Thousands of babies have now been born worldwide from treatment using previously frozen thawed mature eggs. The best success rates are from eggs frozen before a person is 35 years of age. When looking at success rates within the UK for treatments that have used frozen eggs, numbers tend to be quite low and the technology for egg freezing has also improved over the years which means older data isn’t likely to be a good indicator of current success rates.

For information on your chances of success when having treatment with your frozen eggs HFEA advise you look at success rates for fresh IVF cycles where patients have used their own eggs in their own age band. The HFEA considers these success rates to be more reliable as there are higher numbers of embryo transfers following treatment with fresh eggs compared to transfers using embryos created with previously frozen eggs.

You can find success rates for fresh IVF cycles where patients have used their own eggs here

3. How many eggs am I likely to get in an egg freezing cycle?
If you’re 37 or younger and have a normal ovarian reserve you’re likely to retrieve around 13 eggs per cycle. If you’re older than 38 however and have a low ovarian reserve, ideally you will want to freeze 20-30 eggs in order to achieve a baby and this is rarely possible in just one egg freeze cycle.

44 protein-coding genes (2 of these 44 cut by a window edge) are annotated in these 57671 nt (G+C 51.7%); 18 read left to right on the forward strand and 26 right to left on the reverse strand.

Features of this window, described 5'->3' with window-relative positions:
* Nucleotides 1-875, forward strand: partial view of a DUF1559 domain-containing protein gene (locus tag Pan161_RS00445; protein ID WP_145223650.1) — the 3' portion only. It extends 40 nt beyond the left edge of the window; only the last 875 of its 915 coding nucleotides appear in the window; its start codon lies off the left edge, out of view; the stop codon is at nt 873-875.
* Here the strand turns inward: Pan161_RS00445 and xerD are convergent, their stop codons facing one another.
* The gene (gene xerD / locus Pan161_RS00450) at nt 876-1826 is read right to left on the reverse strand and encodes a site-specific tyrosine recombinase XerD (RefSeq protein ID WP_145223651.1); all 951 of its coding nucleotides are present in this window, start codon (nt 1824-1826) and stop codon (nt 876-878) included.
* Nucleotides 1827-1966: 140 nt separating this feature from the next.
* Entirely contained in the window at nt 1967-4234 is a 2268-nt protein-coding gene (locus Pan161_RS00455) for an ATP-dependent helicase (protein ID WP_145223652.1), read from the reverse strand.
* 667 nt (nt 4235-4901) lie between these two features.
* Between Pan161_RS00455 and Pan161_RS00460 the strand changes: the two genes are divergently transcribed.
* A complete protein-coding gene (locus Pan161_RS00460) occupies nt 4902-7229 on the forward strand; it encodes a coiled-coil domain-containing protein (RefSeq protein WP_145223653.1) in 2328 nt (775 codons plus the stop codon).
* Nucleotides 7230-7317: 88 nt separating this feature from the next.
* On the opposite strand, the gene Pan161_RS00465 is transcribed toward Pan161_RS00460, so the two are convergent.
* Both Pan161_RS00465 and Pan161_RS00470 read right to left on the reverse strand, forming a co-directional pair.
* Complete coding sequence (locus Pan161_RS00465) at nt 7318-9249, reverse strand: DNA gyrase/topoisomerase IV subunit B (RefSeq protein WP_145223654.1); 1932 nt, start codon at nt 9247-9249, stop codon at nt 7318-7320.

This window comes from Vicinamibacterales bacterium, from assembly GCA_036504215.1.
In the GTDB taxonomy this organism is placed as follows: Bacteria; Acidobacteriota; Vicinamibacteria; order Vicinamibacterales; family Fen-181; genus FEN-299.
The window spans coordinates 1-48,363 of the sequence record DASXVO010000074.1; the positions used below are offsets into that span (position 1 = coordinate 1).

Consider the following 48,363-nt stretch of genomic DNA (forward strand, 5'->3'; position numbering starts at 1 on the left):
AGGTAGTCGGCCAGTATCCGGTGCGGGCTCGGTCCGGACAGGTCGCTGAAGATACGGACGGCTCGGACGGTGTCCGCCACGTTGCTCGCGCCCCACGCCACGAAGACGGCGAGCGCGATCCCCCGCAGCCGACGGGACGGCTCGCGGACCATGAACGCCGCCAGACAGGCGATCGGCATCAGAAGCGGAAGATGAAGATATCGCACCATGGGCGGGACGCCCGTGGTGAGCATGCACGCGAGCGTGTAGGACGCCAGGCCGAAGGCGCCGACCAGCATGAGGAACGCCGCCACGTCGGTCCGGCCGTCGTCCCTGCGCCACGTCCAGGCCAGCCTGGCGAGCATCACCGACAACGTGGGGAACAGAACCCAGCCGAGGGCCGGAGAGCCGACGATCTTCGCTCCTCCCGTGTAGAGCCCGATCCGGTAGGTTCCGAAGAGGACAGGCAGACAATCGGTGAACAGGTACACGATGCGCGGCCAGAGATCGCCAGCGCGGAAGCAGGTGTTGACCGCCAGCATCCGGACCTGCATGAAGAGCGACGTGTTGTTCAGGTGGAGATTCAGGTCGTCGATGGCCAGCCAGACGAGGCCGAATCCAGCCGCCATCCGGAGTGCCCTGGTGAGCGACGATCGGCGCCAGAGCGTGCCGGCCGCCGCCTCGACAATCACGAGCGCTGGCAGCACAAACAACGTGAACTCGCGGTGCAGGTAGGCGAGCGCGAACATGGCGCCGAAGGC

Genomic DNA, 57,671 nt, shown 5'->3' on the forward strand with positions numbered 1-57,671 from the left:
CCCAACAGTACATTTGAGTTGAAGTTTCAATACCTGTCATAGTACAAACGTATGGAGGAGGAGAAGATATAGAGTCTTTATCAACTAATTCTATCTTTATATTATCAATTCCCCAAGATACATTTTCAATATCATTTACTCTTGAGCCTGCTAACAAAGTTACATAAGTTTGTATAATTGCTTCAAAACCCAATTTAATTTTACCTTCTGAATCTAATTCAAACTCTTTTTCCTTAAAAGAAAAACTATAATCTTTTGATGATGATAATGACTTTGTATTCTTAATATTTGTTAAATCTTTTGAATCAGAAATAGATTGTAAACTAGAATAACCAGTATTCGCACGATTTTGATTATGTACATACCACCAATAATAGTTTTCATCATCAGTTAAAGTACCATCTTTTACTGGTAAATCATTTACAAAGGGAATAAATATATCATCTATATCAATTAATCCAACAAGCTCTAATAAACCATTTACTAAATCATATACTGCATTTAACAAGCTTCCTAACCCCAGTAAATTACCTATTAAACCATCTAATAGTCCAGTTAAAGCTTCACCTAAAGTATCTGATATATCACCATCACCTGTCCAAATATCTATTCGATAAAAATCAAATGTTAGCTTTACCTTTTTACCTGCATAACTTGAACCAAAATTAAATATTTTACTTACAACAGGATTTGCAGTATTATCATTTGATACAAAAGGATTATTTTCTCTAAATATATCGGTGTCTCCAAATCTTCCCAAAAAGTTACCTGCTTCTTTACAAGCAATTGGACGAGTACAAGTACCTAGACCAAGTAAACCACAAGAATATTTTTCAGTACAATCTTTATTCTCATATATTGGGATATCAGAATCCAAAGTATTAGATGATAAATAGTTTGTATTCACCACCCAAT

4. Eggs can be stored for 55 years

The law allows you to store eggs for use in treatment for up to 55 years but for storage to continue lawfully, you would need to renew your consent every 10 years.

5. Your future fertility
Choosing to freeze your eggs doesn’t have a detrimental effect on your future fertility and it doesn’t use up your eggs or exhaust your existing supply. However, it is important to bare in mind that although the procedure is a very safe one, it is not completely without risk.